Bone Destruction and Soft-tissue Masses of the Knee

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Case Presentation

A 56-year-old African American man presents with knee pain and palpable masses.

Key Imaging Finding

Multifocal osseous erosions with intraosseous, intra-articular and juxta-articular soft-tissue masses

Differential Diagnosis


Calcium pyrophosphate deposition disease

Rheumatoid arthritis

Septic arthritis




Gout is a common deforming inflammatory polyarthropathy, the most common crystalline arthropathy, and is associated with significant morbidity.1,2 It most commonly affects middle-aged to elderly white men with a 20:1 male to female predilection.1,3 When afflicted, women are typically postmenopausal.1,3

Clinical presentation includes intermittent acute joint pain with associated redness and swelling, which may mimic septic arthritis.1 Gout is often suspected during the clinical presentation. The diagnosis is supported by imaging findings combined with clinical and laboratory findings including hyperuricemia, monosodium urate (MSU) crystal formation (which is negatively birefringent) in the aspirate, and/or rapid resolution of symptoms following colchicine administration.1

Radiographic findings of gout are pathognomonic and include well-defined juxta-articular erosions that may extend outward secondary to reactive new bone formation to produce “overhanging edges.”1-4 In order to cause erosions, tophi must be present over an extended period, which differs from the earlier onset bone destruction seen with more aggressive processes such as septic arthritis.3,4 When intraosseous tophaceous deposition occurs, it may demonstrate a more destructive appearance, emulating infection.

Distribution is often polyarticular and asymmetric, typically involving small joints.1,5 The feet are most commonly involved with the greatest predilection for the first metatarsophalangeal (MTP) joint.1,5 Other commonly involved joints include the interphalangeal joints of the feet and the interphalangeal and intercarpal joints of the hands. Bone mineral density and cartilage are generally preserved in contrast to other entities such as rheumatoid arthritis (RA) or septic arthritis, thereby generally preserving the joint space until later in the disease course.3,5 Larger joints are less commonly afflicted, but when involved, the surrounding bursa (ie, prepatellar or olecranon bursa) are often affected.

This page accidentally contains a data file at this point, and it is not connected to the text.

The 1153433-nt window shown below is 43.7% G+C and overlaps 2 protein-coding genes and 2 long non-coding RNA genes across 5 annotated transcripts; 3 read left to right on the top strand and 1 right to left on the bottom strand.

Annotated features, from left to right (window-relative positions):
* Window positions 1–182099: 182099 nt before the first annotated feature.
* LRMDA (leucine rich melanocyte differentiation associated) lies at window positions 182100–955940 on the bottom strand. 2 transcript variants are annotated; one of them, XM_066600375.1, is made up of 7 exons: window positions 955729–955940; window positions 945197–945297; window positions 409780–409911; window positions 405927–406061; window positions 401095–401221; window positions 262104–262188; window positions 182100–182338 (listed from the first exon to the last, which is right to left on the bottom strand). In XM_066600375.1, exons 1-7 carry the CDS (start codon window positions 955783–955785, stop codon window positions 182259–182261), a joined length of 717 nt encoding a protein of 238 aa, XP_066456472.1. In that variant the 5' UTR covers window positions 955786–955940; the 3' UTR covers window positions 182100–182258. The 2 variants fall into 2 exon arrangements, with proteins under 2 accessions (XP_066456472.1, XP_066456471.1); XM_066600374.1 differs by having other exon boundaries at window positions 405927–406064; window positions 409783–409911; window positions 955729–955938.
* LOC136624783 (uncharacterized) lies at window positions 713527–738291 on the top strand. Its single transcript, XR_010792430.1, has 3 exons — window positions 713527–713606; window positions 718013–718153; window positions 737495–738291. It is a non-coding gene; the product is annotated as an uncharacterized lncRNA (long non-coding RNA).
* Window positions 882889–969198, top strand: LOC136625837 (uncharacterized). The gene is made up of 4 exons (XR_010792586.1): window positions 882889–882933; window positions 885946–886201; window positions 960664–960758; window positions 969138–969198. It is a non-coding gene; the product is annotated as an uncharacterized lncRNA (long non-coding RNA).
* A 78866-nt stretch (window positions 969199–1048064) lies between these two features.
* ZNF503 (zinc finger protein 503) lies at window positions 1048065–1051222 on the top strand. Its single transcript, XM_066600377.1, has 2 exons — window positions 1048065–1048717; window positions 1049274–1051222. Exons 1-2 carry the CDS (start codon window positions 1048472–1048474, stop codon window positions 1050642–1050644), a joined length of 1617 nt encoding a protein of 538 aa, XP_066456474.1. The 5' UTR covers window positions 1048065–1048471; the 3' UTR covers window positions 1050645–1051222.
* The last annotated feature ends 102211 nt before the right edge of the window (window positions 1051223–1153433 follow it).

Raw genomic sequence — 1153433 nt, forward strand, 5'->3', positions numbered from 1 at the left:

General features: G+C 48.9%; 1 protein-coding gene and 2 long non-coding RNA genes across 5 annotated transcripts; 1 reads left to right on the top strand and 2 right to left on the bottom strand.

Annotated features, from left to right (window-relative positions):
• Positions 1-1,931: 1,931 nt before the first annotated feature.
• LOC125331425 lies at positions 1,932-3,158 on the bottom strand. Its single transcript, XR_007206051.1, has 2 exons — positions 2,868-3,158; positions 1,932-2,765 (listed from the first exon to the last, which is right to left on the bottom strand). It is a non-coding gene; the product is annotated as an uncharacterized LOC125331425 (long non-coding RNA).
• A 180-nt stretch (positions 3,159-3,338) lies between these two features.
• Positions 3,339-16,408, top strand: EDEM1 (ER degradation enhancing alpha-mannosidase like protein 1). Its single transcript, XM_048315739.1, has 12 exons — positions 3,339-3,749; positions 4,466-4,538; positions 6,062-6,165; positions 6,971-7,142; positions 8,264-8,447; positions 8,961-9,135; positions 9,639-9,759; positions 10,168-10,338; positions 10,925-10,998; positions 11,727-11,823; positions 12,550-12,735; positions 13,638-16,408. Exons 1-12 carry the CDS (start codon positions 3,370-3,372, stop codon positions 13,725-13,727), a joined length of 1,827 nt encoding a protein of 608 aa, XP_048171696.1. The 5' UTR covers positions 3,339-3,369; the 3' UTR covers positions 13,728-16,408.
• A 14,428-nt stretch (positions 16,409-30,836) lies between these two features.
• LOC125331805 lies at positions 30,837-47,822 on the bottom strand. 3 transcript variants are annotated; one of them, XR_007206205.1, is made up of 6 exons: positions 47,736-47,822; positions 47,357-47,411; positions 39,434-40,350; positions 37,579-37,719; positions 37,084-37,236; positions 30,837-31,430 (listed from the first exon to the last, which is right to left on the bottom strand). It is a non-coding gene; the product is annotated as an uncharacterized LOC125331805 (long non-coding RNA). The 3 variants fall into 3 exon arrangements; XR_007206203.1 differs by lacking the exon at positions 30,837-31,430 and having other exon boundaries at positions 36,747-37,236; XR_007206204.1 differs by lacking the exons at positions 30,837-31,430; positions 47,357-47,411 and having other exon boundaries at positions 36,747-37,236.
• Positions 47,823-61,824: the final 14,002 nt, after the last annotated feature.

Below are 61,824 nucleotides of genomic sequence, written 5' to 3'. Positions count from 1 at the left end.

Dual-energy CT and MRI may play a role when the presentation is atypical and can help demonstrate the soft tissue burden of the disease, but they should not be routinely used to diagnosis gout. On MRI imaging, tophi will demonstrate intermediate- or low-signal intensity on T1-weighted sequences and can show variable T2 signal intensity.1 Enhancement patterns of tophi are also variable. Due to this variability, correlation with radiographs and the patient’s clinical presentation is imperative as the MRI appearance is nonspecific and can be misinterpreted as infection or tumor.

Dual-energy CT scanners can acquire information at different energy levels (eg, 140 kVp and 80-100 kVp). The datasets from the low and high x-ray energies contain different information on the x-ray attenuation characteristics of the region imaged, allowing for the creation of a decompensation algorithm of the datasets. This algorithm uses soft tissue as a baseline, and the differences in attenuation between low and high energy allows for accurate and specific characterization and separation of calcium and monosodium urate. 6 While dual-energy CT can be useful in challenging cases, it should not be relied upon routinely to diagnose gout.

Ultrasound (US) may demonstrate underlying bony erosive changes and tophi.1 The combination of joint effusion, tophus, bony erosions and a double contour sign (hyperechoic MSU crystals layering over hypoechoic hyaline cartilage) is reported as diagnostic in 97% of cases.7